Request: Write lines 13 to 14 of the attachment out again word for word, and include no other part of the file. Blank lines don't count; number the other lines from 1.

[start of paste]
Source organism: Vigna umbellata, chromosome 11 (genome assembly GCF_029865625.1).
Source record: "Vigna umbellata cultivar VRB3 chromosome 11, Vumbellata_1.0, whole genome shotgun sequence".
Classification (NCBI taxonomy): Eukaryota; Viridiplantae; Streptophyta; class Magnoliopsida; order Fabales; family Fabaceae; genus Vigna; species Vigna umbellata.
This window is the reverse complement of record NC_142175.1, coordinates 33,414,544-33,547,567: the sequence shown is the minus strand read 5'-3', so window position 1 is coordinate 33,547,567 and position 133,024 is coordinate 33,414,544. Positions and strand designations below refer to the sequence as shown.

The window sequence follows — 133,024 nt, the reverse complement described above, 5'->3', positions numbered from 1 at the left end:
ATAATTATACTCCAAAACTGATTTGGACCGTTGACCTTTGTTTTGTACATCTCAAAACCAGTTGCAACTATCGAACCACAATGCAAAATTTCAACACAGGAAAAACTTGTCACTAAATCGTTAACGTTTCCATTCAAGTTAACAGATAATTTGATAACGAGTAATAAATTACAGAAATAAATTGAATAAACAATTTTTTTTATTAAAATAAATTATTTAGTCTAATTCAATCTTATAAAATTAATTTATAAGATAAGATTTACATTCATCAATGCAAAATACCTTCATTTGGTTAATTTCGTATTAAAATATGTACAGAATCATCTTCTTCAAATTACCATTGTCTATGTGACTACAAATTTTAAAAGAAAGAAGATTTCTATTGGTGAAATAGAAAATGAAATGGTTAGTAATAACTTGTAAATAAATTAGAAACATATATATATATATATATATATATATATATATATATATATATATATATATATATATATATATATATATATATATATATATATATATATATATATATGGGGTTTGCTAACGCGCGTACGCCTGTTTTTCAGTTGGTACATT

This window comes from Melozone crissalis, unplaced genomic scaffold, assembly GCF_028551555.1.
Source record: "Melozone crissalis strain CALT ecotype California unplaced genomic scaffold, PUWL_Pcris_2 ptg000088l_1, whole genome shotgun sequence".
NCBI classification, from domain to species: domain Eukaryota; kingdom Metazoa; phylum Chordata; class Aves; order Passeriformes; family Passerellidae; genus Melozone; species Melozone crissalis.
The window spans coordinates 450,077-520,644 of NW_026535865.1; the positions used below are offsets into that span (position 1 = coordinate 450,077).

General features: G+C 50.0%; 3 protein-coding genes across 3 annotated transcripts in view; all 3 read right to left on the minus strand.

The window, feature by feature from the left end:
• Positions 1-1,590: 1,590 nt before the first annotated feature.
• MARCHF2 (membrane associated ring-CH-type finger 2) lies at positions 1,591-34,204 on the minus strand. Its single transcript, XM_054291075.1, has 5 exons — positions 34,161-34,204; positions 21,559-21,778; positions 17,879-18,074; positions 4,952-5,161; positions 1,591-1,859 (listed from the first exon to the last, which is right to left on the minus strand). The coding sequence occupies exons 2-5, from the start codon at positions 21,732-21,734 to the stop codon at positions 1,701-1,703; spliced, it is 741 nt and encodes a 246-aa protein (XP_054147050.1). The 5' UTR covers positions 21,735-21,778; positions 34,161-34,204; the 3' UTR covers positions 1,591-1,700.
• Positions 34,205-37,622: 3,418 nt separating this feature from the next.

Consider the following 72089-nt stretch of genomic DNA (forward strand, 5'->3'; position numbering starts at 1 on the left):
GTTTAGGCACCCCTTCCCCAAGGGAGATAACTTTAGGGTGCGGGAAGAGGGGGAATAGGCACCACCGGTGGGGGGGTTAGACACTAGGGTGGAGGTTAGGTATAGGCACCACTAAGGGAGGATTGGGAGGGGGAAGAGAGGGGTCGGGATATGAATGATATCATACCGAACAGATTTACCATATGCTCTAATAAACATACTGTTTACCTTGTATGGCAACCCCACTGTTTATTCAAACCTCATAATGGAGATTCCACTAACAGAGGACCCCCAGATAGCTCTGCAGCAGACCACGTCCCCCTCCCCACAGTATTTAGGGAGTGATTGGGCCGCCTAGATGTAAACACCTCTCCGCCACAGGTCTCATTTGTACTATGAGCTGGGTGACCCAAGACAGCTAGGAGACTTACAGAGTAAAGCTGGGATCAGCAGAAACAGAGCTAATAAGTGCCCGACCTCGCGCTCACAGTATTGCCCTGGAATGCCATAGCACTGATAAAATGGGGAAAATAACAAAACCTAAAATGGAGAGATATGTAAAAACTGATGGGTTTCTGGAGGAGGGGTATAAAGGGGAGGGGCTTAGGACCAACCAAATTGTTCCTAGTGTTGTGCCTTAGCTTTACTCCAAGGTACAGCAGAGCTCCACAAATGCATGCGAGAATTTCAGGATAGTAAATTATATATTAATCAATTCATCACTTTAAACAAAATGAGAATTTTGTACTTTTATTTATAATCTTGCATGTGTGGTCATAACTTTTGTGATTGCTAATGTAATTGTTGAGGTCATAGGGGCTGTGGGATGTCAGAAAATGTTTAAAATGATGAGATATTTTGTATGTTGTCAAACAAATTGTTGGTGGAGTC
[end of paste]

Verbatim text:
• Positions 1-1,590: 1,590 nt before the first annotated feature.
• MARCHF2 (membrane associated ring-CH-type finger 2) lies at positions 1,591-34,204 on the minus strand. Its single transcript, XM_054291075.1, has 5 exons — positions 34,161-34,204; positions 21,559-21,778; positions 17,879-18,074; positions 4,952-5,161; positions 1,591-1,859 (listed from the first exon to the last, which is right to left on the minus strand). The coding sequence occupies exons 2-5, from the start codon at positions 21,732-21,734 to the stop codon at positions 1,701-1,703; spliced, it is 741 nt and encodes a 246-aa protein (XP_054147050.1). The 5' UTR covers positions 21,735-21,778; positions 34,161-34,204; the 3' UTR covers positions 1,591-1,700.